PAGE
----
Zoos of Berlin have been consistently making sophisticated art pop for over a decade. My relationship to their music has changed and evolved over that time, which I’ve come to realize is more of a reflection of my values as a listener than their output. HaTFaR is their fourth full length, and they’re as stately and adventurous as ever. Early single “Children Cycle” gradually builds to a quiet, euphoric explosion of manipulated guitar while the vocals manifest those feelings by singing of “trying hard to reach you.” It’s another truly great moment in music this year.
I just googled this and learned that this is the work of a shroom-inspired Irish rapper who intended it to be an unofficial companion soundtrack to Willy Wonka & the Chocolate Factory, and I could not be more confused. To me, this is perfect nostalgic sunny Saturday morning r&b that tastes like orange slices at halftime of your youth soccer game. I had assumed it was a nod to one of the great underappreciated eras of music that was meant to evoke the same feelings as hearing groups like SWV, Zhane, and Arrested Development. I guess psychedelic drugs and Augustus Gloop work too.
Shapes is a very chill album of traditional jazz played on conventional instruments that ultimately doesn’t sound all that far off from a lofi study beats Youtube playlist. The fact that it’s performed by one person is stunning considering how strong the grooves are. It works great as background music or a point of focus, which has always been a difficult line to navigate.
Since this album’s release, I was, and still remain, deeply frustrated by it. I’m honestly not even sure if I like it. There are so many moments where it comes close to being something that I would love, and then it resets and takes a hard left turn into something else. I appreciate the use of frequent changes as a different approach to disorient the listener, but I know that there are elements of great unfinished songs here that don’t need to be obfuscated. The search for what those great songs could be keeps me coming back to this album.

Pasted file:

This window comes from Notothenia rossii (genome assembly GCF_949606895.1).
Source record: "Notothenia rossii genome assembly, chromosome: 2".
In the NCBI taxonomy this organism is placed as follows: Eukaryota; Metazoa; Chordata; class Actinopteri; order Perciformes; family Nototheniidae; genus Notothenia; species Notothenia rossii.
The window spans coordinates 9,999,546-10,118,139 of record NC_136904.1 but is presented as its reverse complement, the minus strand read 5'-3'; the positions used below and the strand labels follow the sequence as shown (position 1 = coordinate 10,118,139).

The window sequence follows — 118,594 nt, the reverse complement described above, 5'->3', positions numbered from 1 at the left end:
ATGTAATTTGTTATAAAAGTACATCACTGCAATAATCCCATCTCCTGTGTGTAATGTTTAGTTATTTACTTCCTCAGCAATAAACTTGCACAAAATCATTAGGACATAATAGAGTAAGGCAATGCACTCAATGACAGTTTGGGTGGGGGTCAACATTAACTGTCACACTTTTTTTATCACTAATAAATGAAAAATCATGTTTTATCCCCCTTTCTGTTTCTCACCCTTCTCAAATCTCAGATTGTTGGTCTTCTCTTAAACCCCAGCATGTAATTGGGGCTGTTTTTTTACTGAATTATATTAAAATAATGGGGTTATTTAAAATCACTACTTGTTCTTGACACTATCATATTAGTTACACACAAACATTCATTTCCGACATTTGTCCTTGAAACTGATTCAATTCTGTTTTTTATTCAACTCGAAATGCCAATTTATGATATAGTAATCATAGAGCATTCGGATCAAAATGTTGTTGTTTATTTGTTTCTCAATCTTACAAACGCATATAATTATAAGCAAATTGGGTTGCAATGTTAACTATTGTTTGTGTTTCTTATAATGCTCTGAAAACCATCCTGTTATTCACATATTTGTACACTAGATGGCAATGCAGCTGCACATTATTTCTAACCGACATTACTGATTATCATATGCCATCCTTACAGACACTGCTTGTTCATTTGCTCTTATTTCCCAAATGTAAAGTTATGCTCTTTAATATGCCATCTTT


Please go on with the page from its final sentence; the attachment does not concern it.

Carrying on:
This one checks all the boxes for me – terrific melodies, warm melancholy guitar chords, disaffected vocals, clever arrangements. Those are vague enough descriptors that it could apply to plenty of indie rock bands, but it’s rare that it actually works. Goat Girl is the real deal and On All Fours is packed with banger after banger.
I spent my first two listens LOLing through what I thought was a jokey novelty album of self-deprecation and therapy quips before I realized how good it actually is. Yes it’s funny, but to make an album of humorous songs that holds up over multiple listens is a feat. It’s a delicate balancing act, and the more that I hear Emphatically No., the more convinced I am that this is a perfect example of that. Catchy riff after catchy riff supports one liner after one liner (I’ll limit myself to sharing one because this entire blurb could just be great lines from this album: “I am young, dumb and full of psychiatric medication / I’ve watched every single episode of PBS NewsHour and now I’m going on vacation”). Eventually I stopped laughing and just kept listening.